For more information on this research by the Kentucky Geological Survey, see http://www.mrcsp.org, http://www.secarbon.org, http://www.sequestration.org, and http://www.uky.edu/KGS/emsweb/devsh/devshseq.html or contact Jim Drahovzal, drahovzal@uky.edu.

Ralph Derickson | EurekAlert!
Further information:
http://www.uky.edu

More articles from Earth Sciences:

nachricht NASA eyes Pineapple Express soaking California
24.02.2017 | NASA/Goddard Space Flight Center

nachricht 'Quartz' crystals at the Earth's core power its magnetic field
23.02.2017 | Tokyo Institute of Technology

All articles from Earth Sciences >>>

The most recent press releases about innovation >>>

Die letzten 5 Focus-News des innovations-reports im Überblick:

Im Focus: Safe glide at total engine failure with ELA-inside

On January 15, 2009, Chesley B. Sullenberger was celebrated world-wide: after the two engines had failed due to bird strike, he and his flight crew succeeded after a glide flight with an Airbus A320 in ditching on the Hudson River. All 155 people on board were saved.

On January 15, 2009, Chesley B. Sullenberger was celebrated world-wide: after the two engines had failed due to bird strike, he and his flight crew succeeded...

Im Focus: Breakthrough with a chain of gold atoms

In the field of nanoscience, an international team of physicists with participants from Konstanz has achieved a breakthrough in understanding heat transport

In the field of nanoscience, an international team of physicists with participants from Konstanz has achieved a breakthrough in understanding heat transport

Im Focus: DNA repair: a new letter in the cell alphabet

Results reveal how discoveries may be hidden in scientific “blind spots”

Cells need to repair damaged DNA in our genes to prevent the development of cancer and other diseases. Our cells therefore activate and send “repair-proteins”...

Im Focus: Dresdner scientists print tomorrow’s world

The Fraunhofer IWS Dresden and Technische Universität Dresden inaugurated their jointly operated Center for Additive Manufacturing Dresden (AMCD) with a festive ceremony on February 7, 2017. Scientists from various disciplines perform research on materials, additive manufacturing processes and innovative technologies, which build up components in a layer by layer process. This technology opens up new horizons for component design and combinations of functions. For example during fabrication, electrical conductors and sensors are already able to be additively manufactured into components. They provide information about stress conditions of a product during operation.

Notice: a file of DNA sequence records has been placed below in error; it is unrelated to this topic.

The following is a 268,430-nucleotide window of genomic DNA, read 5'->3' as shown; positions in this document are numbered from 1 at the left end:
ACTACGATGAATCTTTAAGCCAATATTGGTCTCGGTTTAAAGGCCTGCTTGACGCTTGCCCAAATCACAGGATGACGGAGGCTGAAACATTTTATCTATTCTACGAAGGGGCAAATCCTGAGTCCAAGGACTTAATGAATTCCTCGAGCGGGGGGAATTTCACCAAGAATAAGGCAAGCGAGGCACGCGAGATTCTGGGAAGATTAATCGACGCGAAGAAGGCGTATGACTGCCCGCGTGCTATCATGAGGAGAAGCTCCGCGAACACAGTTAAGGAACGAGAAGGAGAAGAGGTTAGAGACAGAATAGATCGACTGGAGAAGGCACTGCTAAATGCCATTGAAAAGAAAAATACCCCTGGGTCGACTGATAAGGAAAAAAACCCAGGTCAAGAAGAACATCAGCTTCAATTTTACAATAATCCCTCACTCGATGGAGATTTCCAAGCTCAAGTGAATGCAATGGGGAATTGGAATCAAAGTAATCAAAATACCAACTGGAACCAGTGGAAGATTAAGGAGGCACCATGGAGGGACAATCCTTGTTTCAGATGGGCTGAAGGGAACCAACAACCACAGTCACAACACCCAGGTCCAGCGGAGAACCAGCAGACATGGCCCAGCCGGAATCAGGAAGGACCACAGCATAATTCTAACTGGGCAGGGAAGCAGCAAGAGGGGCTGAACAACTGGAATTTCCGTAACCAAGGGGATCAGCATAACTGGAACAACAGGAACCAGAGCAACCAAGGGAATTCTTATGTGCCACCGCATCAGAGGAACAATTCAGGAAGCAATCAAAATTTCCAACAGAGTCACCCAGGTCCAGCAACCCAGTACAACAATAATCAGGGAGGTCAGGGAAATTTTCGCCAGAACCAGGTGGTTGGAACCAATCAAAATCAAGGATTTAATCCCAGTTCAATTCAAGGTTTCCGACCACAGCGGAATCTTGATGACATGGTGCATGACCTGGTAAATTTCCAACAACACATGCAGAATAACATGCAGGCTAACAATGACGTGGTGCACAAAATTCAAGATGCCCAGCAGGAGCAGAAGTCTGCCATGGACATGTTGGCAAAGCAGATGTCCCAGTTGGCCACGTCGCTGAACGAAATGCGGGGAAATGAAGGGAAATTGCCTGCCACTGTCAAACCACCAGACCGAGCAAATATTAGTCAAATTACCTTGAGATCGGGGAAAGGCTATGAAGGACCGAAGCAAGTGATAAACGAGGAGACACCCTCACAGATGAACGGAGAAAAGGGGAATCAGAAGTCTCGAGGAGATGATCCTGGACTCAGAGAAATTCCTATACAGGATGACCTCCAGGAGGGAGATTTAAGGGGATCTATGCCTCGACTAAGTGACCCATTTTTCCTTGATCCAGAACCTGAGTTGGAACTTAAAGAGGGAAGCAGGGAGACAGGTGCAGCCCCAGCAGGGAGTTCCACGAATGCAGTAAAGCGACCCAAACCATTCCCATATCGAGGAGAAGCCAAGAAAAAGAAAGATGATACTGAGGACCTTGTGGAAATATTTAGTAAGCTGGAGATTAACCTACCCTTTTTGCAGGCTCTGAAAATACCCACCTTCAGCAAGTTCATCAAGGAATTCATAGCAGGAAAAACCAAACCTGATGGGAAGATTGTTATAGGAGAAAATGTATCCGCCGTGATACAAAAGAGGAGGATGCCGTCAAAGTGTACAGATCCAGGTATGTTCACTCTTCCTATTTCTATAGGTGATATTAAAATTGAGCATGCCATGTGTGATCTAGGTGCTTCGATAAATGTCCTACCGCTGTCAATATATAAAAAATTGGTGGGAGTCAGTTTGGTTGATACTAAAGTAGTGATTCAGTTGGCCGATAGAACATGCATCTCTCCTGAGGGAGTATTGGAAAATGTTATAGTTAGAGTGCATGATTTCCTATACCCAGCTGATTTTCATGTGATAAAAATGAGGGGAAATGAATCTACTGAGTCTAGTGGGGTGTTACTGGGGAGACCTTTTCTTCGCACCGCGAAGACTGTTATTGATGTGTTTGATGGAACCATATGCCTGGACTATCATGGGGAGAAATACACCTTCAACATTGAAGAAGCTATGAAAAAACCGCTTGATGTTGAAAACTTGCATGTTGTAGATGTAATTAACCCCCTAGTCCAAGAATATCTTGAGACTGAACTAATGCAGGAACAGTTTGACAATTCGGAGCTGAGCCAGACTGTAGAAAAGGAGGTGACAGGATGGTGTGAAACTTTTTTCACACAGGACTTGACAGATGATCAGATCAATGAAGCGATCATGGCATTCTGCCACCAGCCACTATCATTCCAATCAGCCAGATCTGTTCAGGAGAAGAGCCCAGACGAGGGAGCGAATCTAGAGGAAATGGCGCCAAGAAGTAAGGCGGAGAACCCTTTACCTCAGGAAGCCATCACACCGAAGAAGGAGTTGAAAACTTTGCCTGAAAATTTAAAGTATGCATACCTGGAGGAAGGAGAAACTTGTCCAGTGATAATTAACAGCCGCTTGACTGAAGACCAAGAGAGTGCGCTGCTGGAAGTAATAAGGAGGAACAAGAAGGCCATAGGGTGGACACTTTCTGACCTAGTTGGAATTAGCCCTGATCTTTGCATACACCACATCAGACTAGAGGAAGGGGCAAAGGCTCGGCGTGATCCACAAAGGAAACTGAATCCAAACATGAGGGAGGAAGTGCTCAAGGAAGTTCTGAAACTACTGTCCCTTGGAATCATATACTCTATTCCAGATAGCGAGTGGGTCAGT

The 3D-printing technology, or additive manufacturing as it is often called, has long made the step out of scientific research laboratories into industrial...

Im Focus: Mimicking nature's cellular architectures via 3-D printing

Research offers new level of control over the structure of 3-D printed materials

Nature does amazing things with limited design materials. Grass, for example, can support its own weight, resist strong wind loads, and recover after being...

All Focus news of the innovation-report >>>

Anzeige

Anzeige

Event News

Booth and panel discussion – The Lindau Nobel Laureate Meetings at the AAAS 2017 Annual Meeting

13.02.2017 | Event News

Complex Loading versus Hidden Reserves

10.02.2017 | Event News

International Conference on Crystal Growth in Freiburg

09.02.2017 | Event News

 
Latest News

New pop-up strategy inspired by cuts, not folds

27.02.2017 | Materials Sciences

Sandia uses confined nanoparticles to improve hydrogen storage materials performance

27.02.2017 | Interdisciplinary Research

Decoding the genome's cryptic language

27.02.2017 | Life Sciences

VideoLinks
B2B-VideoLinks
More VideoLinks >>>